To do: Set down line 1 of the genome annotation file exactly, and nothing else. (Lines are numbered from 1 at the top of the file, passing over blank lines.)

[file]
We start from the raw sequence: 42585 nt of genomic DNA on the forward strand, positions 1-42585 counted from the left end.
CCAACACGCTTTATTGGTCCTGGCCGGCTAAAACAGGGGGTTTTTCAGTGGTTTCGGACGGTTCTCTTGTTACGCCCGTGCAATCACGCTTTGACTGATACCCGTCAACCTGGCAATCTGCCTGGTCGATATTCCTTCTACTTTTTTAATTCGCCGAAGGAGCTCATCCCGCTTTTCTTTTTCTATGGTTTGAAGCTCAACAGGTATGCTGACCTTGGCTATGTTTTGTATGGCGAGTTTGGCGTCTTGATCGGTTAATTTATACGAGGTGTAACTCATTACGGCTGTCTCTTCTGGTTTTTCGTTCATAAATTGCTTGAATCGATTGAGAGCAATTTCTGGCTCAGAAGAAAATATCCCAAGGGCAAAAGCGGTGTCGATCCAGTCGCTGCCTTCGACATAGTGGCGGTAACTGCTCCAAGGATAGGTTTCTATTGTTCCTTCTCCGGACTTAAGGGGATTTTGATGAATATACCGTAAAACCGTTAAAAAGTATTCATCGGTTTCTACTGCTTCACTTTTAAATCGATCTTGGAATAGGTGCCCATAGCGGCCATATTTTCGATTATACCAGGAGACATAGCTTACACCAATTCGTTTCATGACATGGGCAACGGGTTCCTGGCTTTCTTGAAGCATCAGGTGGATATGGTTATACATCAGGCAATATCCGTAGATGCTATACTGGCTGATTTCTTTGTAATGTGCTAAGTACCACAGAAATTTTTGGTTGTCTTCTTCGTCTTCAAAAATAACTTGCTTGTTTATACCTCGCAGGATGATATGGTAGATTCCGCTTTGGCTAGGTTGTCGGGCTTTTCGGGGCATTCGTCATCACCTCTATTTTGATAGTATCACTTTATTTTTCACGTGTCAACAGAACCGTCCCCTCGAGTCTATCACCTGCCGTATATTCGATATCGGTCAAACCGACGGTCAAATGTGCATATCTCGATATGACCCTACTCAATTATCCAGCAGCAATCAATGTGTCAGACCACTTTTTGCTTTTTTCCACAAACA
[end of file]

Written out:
We start from the raw sequence: 42585 nt of genomic DNA on the forward strand, positions 1-42585 counted from the left end.